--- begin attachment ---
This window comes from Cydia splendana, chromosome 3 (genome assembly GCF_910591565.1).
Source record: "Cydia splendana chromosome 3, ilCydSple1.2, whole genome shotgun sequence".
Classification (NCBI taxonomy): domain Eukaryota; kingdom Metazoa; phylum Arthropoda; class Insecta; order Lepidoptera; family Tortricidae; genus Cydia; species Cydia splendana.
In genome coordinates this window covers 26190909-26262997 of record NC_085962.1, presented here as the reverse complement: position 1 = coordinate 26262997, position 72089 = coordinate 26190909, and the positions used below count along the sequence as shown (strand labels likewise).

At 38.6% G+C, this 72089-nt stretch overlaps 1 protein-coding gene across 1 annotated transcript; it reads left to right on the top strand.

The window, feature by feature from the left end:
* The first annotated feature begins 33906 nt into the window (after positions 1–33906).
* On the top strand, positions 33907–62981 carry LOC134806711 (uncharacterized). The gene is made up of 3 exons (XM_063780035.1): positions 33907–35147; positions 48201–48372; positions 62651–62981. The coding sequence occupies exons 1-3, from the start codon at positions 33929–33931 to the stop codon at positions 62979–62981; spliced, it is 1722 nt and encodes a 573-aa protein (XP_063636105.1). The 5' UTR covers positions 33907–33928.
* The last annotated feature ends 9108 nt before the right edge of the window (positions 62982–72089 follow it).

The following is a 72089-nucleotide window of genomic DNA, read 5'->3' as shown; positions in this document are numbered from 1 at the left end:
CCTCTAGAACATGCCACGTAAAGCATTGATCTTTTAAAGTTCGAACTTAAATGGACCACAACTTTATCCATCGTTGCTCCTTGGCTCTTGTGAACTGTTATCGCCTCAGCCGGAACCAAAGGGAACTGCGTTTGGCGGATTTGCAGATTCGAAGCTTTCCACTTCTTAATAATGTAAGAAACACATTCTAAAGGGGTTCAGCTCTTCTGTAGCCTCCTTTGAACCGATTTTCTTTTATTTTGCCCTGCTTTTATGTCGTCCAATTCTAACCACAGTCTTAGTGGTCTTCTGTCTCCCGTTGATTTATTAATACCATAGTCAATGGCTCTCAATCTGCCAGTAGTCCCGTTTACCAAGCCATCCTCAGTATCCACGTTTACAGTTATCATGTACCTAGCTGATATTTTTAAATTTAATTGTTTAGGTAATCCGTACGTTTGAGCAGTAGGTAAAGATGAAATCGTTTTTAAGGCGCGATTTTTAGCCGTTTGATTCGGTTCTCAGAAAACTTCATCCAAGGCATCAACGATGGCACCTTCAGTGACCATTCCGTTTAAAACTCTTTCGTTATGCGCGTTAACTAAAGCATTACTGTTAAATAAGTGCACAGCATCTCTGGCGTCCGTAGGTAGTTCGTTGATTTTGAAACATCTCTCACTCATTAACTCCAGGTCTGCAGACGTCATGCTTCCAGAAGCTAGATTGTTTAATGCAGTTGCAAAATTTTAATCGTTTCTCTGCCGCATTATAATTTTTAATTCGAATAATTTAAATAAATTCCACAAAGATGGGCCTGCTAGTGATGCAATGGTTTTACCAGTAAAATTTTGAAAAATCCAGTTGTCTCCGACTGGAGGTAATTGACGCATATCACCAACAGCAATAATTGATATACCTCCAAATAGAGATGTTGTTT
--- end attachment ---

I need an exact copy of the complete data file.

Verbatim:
This window comes from Cydia splendana, chromosome 3 (genome assembly GCF_910591565.1).
Source record: "Cydia splendana chromosome 3, ilCydSple1.2, whole genome shotgun sequence".
Classification (NCBI taxonomy): domain Eukaryota; kingdom Metazoa; phylum Arthropoda; class Insecta; order Lepidoptera; family Tortricidae; genus Cydia; species Cydia splendana.
In genome coordinates this window covers 26190909-26262997 of record NC_085962.1, presented here as the reverse complement: position 1 = coordinate 26262997, position 72089 = coordinate 26190909, and the positions used below count along the sequence as shown (strand labels likewise).

At 38.6% G+C, this 72089-nt stretch overlaps 1 protein-coding gene across 1 annotated transcript; it reads left to right on the top strand.

The window, feature by feature from the left end:
* The first annotated feature begins 33906 nt into the window (after positions 1–33906).
* On the top strand, positions 33907–62981 carry LOC134806711 (uncharacterized). The gene is made up of 3 exons (XM_063780035.1): positions 33907–35147; positions 48201–48372; positions 62651–62981. The coding sequence occupies exons 1-3, from the start codon at positions 33929–33931 to the stop codon at positions 62979–62981; spliced, it is 1722 nt and encodes a 573-aa protein (XP_063636105.1). The 5' UTR covers positions 33907–33928.
* The last annotated feature ends 9108 nt before the right edge of the window (positions 62982–72089 follow it).

The following is a 72089-nucleotide window of genomic DNA, read 5'->3' as shown; positions in this document are numbered from 1 at the left end:
CCTCTAGAACATGCCACGTAAAGCATTGATCTTTTAAAGTTCGAACTTAAATGGACCACAACTTTATCCATCGTTGCTCCTTGGCTCTTGTGAACTGTTATCGCCTCAGCCGGAACCAAAGGGAACTGCGTTTGGCGGATTTGCAGATTCGAAGCTTTCCACTTCTTAATAATGTAAGAAACACATTCTAAAGGGGTTCAGCTCTTCTGTAGCCTCCTTTGAACCGATTTTCTTTTATTTTGCCCTGCTTTTATGTCGTCCAATTCTAACCACAGTCTTAGTGGTCTTCTGTCTCCCGTTGATTTATTAATACCATAGTCAATGGCTCTCAATCTGCCAGTAGTCCCGTTTACCAAGCCATCCTCAGTATCCACGTTTACAGTTATCATGTACCTAGCTGATATTTTTAAATTTAATTGTTTAGGTAATCCGTACGTTTGAGCAGTAGGTAAAGATGAAATCGTTTTTAAGGCGCGATTTTTAGCCGTTTGATTCGGTTCTCAGAAAACTTCATCCAAGGCATCAACGATGGCACCTTCAGTGACCATTCCGTTTAAAACTCTTTCGTTATGCGCGTTAACTAAAGCATTACTGTTAAATAAGTGCACAGCATCTCTGGCGTCCGTAGGTAGTTCGTTGATTTTGAAACATCTCTCACTCATTAACTCCAGGTCTGCAGACGTCATGCTTCCAGAAGCTAGATTGTTTAATGCAGTTGCAAAATTTTAATCGTTTCTCTGCCGCATTATAATTTTTAATTCGAATAATTTAAATAAATTCCACAAAGATGGGCCTGCTAGTGATGCAATGGTTTTACCAGTAAAATTTTGAAAAATCCAGTTGTCTCCGACTGGAGGTAATTGACGCATATCACCAACAGCAATAATTGATATACCTCCAAATAGAGATGTTGTTT